RBI steps may not stop rupee slide: experts

Wednesday 20th July 2022 06:38 EDT

The Reserve Bank of India (RBI) measures to boost foreign exchange inflows may not lead to a huge influx of foreign capital into the country and there is unlikely to be a telling upward impact on the exchange rate, experts and economists said.

“We have seen such ad-hoc measures in past episodes of rupee depreciation as well with little impact,” said Vikas Bajaj, head of currency derivatives at Kotak Securities. “We have to accept the fact that the rupee is facing problems on both the current (rising trade deficit) and capital account (outflows) side in a backdrop where the external environment for the dollar is quite supportive and financial conditions are getting tighter.”

When the external environment is hostile, Bajaj said, the RBI’s measures might have a salutary effect on the rupee in the short term. However, they may not change the broad direction of the rupee, which depreciated beyond 80 to a dollar on July 19.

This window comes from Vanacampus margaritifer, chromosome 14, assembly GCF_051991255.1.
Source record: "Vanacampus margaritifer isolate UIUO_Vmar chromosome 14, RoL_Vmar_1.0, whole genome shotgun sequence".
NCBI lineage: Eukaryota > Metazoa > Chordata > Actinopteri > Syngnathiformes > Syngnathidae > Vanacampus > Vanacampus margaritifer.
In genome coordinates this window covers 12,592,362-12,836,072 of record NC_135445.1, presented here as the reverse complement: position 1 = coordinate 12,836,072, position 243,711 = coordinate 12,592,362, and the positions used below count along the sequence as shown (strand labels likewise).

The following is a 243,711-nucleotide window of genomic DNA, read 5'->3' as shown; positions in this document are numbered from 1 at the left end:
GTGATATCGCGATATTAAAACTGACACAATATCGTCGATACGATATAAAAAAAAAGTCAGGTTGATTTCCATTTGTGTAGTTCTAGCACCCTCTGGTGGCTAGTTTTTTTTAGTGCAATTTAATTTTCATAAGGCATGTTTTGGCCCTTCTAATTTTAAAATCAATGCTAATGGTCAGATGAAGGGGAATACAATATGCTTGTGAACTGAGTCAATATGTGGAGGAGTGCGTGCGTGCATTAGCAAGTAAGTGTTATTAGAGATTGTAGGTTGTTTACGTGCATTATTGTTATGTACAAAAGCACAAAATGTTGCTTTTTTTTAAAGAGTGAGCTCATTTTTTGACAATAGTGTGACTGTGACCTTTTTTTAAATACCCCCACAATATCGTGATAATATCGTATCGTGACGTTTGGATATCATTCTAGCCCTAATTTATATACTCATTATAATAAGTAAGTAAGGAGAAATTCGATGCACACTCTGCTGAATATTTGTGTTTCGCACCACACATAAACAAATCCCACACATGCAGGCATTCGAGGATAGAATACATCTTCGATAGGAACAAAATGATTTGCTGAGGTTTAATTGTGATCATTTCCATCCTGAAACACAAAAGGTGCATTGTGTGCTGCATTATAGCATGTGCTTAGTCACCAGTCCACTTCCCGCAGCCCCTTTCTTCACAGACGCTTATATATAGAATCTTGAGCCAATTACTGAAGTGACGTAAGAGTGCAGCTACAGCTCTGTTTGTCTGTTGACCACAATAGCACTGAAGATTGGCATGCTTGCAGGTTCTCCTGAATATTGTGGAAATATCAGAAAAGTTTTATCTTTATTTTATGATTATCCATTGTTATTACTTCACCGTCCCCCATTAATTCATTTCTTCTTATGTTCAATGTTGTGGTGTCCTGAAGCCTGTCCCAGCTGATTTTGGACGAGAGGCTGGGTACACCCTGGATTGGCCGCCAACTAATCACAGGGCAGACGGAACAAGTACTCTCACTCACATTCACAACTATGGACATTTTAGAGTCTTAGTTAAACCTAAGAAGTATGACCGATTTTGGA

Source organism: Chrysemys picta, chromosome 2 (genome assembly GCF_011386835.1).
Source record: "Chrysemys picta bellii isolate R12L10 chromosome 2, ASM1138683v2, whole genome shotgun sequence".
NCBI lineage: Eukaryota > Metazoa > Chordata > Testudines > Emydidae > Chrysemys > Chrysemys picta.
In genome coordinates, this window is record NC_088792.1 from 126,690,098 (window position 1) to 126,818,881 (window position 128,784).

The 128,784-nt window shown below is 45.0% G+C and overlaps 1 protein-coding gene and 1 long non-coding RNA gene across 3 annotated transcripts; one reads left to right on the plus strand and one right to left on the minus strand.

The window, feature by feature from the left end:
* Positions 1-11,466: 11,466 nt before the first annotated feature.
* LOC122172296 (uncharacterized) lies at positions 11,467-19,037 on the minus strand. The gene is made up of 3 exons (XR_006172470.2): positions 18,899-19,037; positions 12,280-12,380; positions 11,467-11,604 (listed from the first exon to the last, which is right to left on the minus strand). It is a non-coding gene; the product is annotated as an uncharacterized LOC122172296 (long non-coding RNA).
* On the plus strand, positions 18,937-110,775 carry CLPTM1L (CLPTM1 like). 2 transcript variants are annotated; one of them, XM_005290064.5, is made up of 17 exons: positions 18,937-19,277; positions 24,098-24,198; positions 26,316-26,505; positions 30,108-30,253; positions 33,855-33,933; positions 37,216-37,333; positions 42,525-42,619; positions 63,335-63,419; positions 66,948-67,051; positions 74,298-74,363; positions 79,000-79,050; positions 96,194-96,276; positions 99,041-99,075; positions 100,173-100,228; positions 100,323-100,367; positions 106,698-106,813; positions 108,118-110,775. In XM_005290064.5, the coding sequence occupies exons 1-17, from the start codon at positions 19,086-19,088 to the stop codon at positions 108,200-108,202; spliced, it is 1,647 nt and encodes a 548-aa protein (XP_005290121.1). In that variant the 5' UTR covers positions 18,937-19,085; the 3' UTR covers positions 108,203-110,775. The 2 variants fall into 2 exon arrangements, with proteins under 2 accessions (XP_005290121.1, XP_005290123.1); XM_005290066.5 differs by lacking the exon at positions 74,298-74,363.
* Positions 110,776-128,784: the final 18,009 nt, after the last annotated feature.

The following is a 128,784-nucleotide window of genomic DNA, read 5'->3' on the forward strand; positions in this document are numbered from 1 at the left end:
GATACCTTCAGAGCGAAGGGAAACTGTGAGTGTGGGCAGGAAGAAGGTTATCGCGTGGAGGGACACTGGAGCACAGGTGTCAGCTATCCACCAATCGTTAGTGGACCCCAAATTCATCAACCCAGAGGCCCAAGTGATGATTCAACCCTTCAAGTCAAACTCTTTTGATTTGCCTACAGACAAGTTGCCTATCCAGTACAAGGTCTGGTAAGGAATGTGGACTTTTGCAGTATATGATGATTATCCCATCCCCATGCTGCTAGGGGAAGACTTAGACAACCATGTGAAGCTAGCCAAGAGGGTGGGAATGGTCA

The RBI announced a series of measures earlier this month to boost forex inflows and alleviate pressure on the rupee’s exchange rate. These included greater freedom to banks to raise foreign currency deposits from non-residents and lifting of a cap on foreign portfolio investors’ short-term investments in government and corporate debt.

The central bank’s decisions come in the wake of the rupee hitting successive record lows over the past few sessions. The rupee hit a record low of 79.36 per dollar on July 5. The Indian currency has weakened by 4.5 per cent against the dollar so far in FY23 amid global recession risks, high risk aversion, and large policy spill-overs.
All this while, the RBI has looked to use its foreign exchange reserves – which it said were “adequate” – to prevent exchange rate volatility. Traders estimate the RBI sold $30-40 billion in the spot and forward markets over the past six weeks.

The RBI’s forex reserves stood at $593.32 billion on June 24, down from $632.95 billion on February 18. Additionally, the central bank’s forward book was net long $63.83 billion as of April 30, providing even more buffer.

More than adding to the substantial FX reserves, market participants see the RBI’s measures as a signal of its intent to end the rupee’s runaway depreciation and preserve foreign exchange reserves. Moreover, the central bank is seen wanting to prevent speculative attacks on the rupee and provide directional signals. The steps could also help address the current dollar shortage in the spot market to some extent, they said.

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